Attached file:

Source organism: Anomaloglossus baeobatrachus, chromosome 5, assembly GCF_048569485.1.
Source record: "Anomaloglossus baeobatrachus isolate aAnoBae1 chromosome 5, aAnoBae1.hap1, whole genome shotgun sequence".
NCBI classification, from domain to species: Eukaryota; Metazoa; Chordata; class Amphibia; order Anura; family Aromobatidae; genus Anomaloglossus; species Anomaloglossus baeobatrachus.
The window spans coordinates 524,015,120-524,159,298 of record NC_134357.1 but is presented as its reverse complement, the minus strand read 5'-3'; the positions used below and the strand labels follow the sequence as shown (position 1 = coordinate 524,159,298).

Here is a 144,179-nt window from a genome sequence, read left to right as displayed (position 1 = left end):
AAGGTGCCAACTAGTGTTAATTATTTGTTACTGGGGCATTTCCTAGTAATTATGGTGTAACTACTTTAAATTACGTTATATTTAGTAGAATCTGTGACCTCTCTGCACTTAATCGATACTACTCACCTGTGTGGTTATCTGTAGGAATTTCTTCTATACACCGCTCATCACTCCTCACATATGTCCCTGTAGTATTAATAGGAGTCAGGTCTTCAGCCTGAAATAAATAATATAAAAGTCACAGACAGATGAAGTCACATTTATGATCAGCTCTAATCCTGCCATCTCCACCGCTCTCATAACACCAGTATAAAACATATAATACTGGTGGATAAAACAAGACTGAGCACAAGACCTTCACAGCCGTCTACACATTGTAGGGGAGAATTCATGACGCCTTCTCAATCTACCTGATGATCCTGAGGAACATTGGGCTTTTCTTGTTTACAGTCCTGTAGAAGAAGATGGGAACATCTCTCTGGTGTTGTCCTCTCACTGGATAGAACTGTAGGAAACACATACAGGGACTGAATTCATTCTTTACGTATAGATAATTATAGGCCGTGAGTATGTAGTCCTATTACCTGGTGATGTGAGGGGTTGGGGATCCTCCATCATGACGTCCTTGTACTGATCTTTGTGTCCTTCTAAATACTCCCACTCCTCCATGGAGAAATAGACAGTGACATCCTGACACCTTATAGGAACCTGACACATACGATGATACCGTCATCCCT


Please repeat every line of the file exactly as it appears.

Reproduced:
Source organism: Anomaloglossus baeobatrachus, chromosome 5, assembly GCF_048569485.1.
Source record: "Anomaloglossus baeobatrachus isolate aAnoBae1 chromosome 5, aAnoBae1.hap1, whole genome shotgun sequence".
NCBI classification, from domain to species: Eukaryota; Metazoa; Chordata; class Amphibia; order Anura; family Aromobatidae; genus Anomaloglossus; species Anomaloglossus baeobatrachus.
The window spans coordinates 524,015,120-524,159,298 of record NC_134357.1 but is presented as its reverse complement, the minus strand read 5'-3'; the positions used below and the strand labels follow the sequence as shown (position 1 = coordinate 524,159,298).

Here is a 144,179-nt window from a genome sequence, read left to right as displayed (position 1 = left end):
AAGGTGCCAACTAGTGTTAATTATTTGTTACTGGGGCATTTCCTAGTAATTATGGTGTAACTACTTTAAATTACGTTATATTTAGTAGAATCTGTGACCTCTCTGCACTTAATCGATACTACTCACCTGTGTGGTTATCTGTAGGAATTTCTTCTATACACCGCTCATCACTCCTCACATATGTCCCTGTAGTATTAATAGGAGTCAGGTCTTCAGCCTGAAATAAATAATATAAAAGTCACAGACAGATGAAGTCACATTTATGATCAGCTCTAATCCTGCCATCTCCACCGCTCTCATAACACCAGTATAAAACATATAATACTGGTGGATAAAACAAGACTGAGCACAAGACCTTCACAGCCGTCTACACATTGTAGGGGAGAATTCATGACGCCTTCTCAATCTACCTGATGATCCTGAGGAACATTGGGCTTTTCTTGTTTACAGTCCTGTAGAAGAAGATGGGAACATCTCTCTGGTGTTGTCCTCTCACTGGATAGAACTGTAGGAAACACATACAGGGACTGAATTCATTCTTTACGTATAGATAATTATAGGCCGTGAGTATGTAGTCCTATTACCTGGTGATGTGAGGGGTTGGGGATCCTCCATCATGACGTCCTTGTACTGATCTTTGTGTCCTTCTAAATACTCCCACTCCTCCATGGAGAAATAGACAGTGACATCCTGACACCTTATAGGAACCTGACACATACGATGATACCGTCATCCCT